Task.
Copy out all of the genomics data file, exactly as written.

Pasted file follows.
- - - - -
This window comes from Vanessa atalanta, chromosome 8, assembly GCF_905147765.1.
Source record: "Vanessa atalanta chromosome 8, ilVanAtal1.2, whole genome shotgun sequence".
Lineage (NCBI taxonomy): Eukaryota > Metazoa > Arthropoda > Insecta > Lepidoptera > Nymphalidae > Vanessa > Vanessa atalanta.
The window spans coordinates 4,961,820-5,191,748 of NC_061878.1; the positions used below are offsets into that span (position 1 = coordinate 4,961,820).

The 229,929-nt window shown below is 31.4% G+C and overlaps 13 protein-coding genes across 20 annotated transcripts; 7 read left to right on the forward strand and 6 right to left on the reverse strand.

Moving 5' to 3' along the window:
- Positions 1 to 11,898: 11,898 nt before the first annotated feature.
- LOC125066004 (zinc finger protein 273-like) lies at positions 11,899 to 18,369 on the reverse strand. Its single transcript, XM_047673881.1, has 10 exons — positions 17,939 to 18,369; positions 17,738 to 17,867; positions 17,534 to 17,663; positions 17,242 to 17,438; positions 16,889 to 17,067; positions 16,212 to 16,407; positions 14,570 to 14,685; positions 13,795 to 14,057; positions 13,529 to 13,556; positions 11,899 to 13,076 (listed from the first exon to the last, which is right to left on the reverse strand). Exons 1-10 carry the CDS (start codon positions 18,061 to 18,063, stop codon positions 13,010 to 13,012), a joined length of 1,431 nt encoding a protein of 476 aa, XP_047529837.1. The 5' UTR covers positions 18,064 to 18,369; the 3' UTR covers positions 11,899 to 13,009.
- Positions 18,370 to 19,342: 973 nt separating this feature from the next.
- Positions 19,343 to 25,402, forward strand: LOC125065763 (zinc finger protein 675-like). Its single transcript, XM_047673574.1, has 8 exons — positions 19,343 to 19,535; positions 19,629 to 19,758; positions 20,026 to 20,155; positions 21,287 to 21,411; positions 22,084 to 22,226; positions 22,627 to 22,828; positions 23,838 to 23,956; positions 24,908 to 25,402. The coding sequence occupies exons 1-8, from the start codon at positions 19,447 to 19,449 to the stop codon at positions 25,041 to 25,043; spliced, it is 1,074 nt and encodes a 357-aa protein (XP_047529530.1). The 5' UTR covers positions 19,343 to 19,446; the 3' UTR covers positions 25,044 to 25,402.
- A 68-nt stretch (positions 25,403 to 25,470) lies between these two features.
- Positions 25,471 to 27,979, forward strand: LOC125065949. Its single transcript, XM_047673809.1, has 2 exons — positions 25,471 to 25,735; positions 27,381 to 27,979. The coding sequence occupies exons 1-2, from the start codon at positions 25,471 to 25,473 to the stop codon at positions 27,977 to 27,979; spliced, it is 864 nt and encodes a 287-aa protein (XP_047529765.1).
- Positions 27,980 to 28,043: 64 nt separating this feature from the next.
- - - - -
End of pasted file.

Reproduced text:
This window comes from Vanessa atalanta, chromosome 8, assembly GCF_905147765.1.
Source record: "Vanessa atalanta chromosome 8, ilVanAtal1.2, whole genome shotgun sequence".
Lineage (NCBI taxonomy): Eukaryota > Metazoa > Arthropoda > Insecta > Lepidoptera > Nymphalidae > Vanessa > Vanessa atalanta.
The window spans coordinates 4,961,820-5,191,748 of NC_061878.1; the positions used below are offsets into that span (position 1 = coordinate 4,961,820).

The 229,929-nt window shown below is 31.4% G+C and overlaps 13 protein-coding genes across 20 annotated transcripts; 7 read left to right on the forward strand and 6 right to left on the reverse strand.

Moving 5' to 3' along the window:
- Positions 1 to 11,898: 11,898 nt before the first annotated feature.
- LOC125066004 (zinc finger protein 273-like) lies at positions 11,899 to 18,369 on the reverse strand. Its single transcript, XM_047673881.1, has 10 exons — positions 17,939 to 18,369; positions 17,738 to 17,867; positions 17,534 to 17,663; positions 17,242 to 17,438; positions 16,889 to 17,067; positions 16,212 to 16,407; positions 14,570 to 14,685; positions 13,795 to 14,057; positions 13,529 to 13,556; positions 11,899 to 13,076 (listed from the first exon to the last, which is right to left on the reverse strand). Exons 1-10 carry the CDS (start codon positions 18,061 to 18,063, stop codon positions 13,010 to 13,012), a joined length of 1,431 nt encoding a protein of 476 aa, XP_047529837.1. The 5' UTR covers positions 18,064 to 18,369; the 3' UTR covers positions 11,899 to 13,009.
- Positions 18,370 to 19,342: 973 nt separating this feature from the next.
- Positions 19,343 to 25,402, forward strand: LOC125065763 (zinc finger protein 675-like). Its single transcript, XM_047673574.1, has 8 exons — positions 19,343 to 19,535; positions 19,629 to 19,758; positions 20,026 to 20,155; positions 21,287 to 21,411; positions 22,084 to 22,226; positions 22,627 to 22,828; positions 23,838 to 23,956; positions 24,908 to 25,402. The coding sequence occupies exons 1-8, from the start codon at positions 19,447 to 19,449 to the stop codon at positions 25,041 to 25,043; spliced, it is 1,074 nt and encodes a 357-aa protein (XP_047529530.1). The 5' UTR covers positions 19,343 to 19,446; the 3' UTR covers positions 25,044 to 25,402.
- A 68-nt stretch (positions 25,403 to 25,470) lies between these two features.
- Positions 25,471 to 27,979, forward strand: LOC125065949. Its single transcript, XM_047673809.1, has 2 exons — positions 25,471 to 25,735; positions 27,381 to 27,979. The coding sequence occupies exons 1-2, from the start codon at positions 25,471 to 25,473 to the stop codon at positions 27,977 to 27,979; spliced, it is 864 nt and encodes a 287-aa protein (XP_047529765.1).
- Positions 27,980 to 28,043: 64 nt separating this feature from the next.